Michigan judge allows lawsuits over Midland-area flooding to proceed
LANSING, Mich. (WJRT) - A Michigan Court of Claims judge is allowing hundreds of victims affected by flooding after the Edenville Dam failed a year ago to continue with lawsuits against the state of Michigan.
Judge Cynthia Stephens ruled against state attorneys, who were asking the court to dismiss claims against the state in dozens of civil lawsuits filed after the dam collapsed and unleashed record-breaking floods along the Tittabawassee River. The ruling means the lawsuits can continue.
Attorney Ven Johnson, who is representing about 300 flood victims, said attorneys representing the state plan to appeal Stephens’ ruling. He believes an appeal shows the state has “learned nothing nor have empathy for the people of Mid-Michigan who lost everything due to the state’s negligence.”
The Michigan Department of Natural Resources and Department of Environment, Great Lakes and Energy both are named as defendants in the lawsuit.
“This is a significant step forward in compensating these nearly 10,000 flood victims,” Johnson said. “We believe Judge Stephens’ opinion is 100% correct and in the event that it is appealed it will be upheld.”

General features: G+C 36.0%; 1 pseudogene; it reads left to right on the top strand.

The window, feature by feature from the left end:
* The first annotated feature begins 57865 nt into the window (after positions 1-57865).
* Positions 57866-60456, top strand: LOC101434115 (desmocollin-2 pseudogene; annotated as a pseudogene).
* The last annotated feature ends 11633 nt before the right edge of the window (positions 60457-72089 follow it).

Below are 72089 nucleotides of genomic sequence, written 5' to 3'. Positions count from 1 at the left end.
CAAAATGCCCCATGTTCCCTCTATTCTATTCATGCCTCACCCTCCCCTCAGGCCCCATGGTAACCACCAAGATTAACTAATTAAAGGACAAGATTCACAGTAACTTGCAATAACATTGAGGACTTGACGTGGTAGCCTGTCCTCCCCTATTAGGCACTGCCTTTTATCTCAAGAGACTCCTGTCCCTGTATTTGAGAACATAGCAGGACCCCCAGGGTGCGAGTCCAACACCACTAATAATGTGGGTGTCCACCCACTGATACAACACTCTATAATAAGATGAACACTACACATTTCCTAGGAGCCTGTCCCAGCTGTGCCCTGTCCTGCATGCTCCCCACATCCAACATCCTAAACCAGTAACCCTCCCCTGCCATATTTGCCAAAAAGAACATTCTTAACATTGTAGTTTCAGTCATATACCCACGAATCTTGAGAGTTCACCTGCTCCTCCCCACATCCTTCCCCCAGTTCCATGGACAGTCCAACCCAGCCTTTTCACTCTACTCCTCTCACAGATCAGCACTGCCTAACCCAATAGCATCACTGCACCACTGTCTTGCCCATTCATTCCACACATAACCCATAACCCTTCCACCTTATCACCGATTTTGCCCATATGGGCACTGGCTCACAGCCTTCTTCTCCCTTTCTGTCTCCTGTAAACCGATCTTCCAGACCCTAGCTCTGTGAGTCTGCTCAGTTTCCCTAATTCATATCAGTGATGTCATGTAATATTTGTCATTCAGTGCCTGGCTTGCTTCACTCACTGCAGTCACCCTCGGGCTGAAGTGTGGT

The Edenville Dam was owned by Boyce Hydro when it failed after days of heavy rainfall on May 19, 2020. Boyce lost its permit to continue generating hydroelectric power at the dam in 2018, which shifted regulatory authority to the state.
Boyce continued generating power at the Sanford, Secord and Smallwood dams in Mid-Michigan, however. Those structures remained under regulation by the Federal Energy Regulatory Commission at the time of the 2020 flooding.
Numerous lawsuits have been filed against Boyce Hydro since the Edenville and Sanford dams failed. The company filed for bankruptcy last year and relinquished control of all four dams to the Four Lakes Task Force, which is a group of property owners along the lakes near the dams.
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